Naturally, you were to beware of imitations. In fact, in 1857 the case of Fetridge vs. Wells was heard in new York. Mr. Fetridge wished the court to issue an injunction against a Mr. Wells for manufacturing “Balm of Ten Thousand Flowers.”* The court denied Fetridge’s case, “on the ground that the dear public had been deceived into thinking the article actually contained the multitudinous balms indicated by the name, when in fact a few essential oils was the nearest approach to the floral wealth represented” [Albany Law Journal (1887, p. 279)]. A Dr. Fontaine made Balm of Thousand Flowers, too, though he appears not to have been dragged into court by Mr. Fetridge.

Indeed, said Dr. A.W. Chase of Ann Arbor, Michigan. No need to go all the way to New York! He knew just how to make the famous Balm of Thousand Flowers. You won’t be surprised to learn (as the New York courts in 1857 knew, too) that you did not need a thousand flowers to do so, either. And so will you, very soon, because I am going to give you his recipe. Of course, once you see the recipe, you most likely will not want to make or use the stuff. But you will know it, all the same.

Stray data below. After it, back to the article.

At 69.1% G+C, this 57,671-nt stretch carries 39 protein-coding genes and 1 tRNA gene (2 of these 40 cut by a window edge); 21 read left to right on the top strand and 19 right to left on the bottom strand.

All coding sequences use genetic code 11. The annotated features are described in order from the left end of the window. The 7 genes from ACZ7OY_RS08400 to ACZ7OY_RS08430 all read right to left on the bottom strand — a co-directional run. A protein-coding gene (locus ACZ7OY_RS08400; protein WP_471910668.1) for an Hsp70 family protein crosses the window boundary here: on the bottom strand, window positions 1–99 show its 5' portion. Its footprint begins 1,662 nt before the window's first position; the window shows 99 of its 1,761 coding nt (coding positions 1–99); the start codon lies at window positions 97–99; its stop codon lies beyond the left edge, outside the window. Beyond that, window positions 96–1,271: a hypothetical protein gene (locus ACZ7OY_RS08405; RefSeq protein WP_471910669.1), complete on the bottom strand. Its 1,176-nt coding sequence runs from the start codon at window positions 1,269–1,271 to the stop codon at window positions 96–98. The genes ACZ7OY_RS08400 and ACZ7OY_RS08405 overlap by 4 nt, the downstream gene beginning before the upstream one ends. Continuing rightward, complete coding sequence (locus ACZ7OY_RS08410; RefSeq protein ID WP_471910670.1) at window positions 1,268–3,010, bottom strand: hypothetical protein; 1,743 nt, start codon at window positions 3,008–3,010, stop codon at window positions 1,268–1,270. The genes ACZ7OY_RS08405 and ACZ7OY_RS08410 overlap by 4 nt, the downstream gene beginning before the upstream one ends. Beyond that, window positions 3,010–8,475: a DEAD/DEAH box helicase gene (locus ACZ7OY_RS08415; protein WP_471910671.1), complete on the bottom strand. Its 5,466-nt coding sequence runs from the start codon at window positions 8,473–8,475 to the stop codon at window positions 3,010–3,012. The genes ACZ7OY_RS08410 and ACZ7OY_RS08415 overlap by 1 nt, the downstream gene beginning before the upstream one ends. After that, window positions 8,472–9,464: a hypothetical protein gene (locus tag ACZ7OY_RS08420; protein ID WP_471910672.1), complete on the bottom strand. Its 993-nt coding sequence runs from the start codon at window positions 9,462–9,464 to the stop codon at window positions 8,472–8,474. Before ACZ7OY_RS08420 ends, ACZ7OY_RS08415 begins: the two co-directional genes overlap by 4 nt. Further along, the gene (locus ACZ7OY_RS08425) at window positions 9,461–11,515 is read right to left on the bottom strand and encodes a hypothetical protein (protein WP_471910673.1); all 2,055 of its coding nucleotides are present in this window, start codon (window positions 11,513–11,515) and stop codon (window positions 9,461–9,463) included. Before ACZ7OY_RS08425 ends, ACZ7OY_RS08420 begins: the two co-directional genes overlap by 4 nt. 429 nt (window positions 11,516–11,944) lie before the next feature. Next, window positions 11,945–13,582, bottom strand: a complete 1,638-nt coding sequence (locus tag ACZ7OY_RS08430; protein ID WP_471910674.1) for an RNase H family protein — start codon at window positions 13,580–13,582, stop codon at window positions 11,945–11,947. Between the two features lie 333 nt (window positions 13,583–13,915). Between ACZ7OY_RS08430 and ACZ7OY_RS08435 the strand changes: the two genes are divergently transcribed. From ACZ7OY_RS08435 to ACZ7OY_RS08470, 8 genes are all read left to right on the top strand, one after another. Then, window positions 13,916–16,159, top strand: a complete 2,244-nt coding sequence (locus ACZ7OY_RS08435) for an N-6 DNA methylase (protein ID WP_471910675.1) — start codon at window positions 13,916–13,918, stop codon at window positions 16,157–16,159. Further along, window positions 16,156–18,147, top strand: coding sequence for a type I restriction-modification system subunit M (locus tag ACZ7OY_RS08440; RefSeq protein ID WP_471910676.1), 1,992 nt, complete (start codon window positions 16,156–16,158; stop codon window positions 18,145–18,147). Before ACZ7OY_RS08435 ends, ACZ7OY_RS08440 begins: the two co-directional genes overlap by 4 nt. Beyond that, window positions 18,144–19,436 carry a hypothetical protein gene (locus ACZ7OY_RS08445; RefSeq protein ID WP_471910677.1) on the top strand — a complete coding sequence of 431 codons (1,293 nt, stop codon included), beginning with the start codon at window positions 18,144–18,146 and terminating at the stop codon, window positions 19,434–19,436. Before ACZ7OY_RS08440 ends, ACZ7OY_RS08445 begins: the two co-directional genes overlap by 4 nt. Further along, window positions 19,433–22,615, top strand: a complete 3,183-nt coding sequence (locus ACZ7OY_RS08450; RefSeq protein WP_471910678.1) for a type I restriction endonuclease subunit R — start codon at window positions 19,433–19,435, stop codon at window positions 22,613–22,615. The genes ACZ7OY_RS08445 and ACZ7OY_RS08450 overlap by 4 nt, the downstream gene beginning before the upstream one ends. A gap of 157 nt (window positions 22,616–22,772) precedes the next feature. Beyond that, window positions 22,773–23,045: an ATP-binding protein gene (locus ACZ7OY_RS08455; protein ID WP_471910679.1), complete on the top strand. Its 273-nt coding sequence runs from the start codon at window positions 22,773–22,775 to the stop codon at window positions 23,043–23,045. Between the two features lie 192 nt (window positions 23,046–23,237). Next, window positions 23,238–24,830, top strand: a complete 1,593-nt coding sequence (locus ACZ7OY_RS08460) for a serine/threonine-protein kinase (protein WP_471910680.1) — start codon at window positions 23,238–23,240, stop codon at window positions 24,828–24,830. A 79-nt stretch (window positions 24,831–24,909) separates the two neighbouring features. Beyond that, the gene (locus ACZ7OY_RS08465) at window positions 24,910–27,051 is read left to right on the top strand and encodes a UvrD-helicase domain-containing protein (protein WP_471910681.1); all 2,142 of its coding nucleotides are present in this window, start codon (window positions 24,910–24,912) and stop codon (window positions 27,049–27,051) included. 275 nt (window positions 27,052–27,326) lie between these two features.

Dr. A.W. Chase was the author of Dr. Chase’s Recipes for Everybody, which went through a lot of editions (mine is the 1865 edition). He stuffed his book full of recipes for everything from medicines to paints to cakes and pies to household cleansers. And if you had horses around, he could tell you how to cure them of whatever ailed them.

This is Dr. Chase’s recipe for Balm of Thousand Flowers:

Deodorized alcohol 1 pt.; nice white bar-soap 4 oz.; shave the soap when put in; stand in a warm place until dissolved; then add oil of citronella 1 dr.; and oils of neroli [bitter orange]and rosemary, of each 1/2 dr. It is recommended as a general perfume; but it is more particularly valuable to put a little of it into warm water, with which to cleanse the teeth. [Dr. Pierce's Recipes for Everybody, 1865, p. 280]

A writer in 1914 called Balm of Thousand Flowers “a cosmetic which in spite of its high sounding name was a liquid soap consisting of grease and lye.” Not very ethereal – or safe -  at all. I think I’ll stick to Colgate, thanks.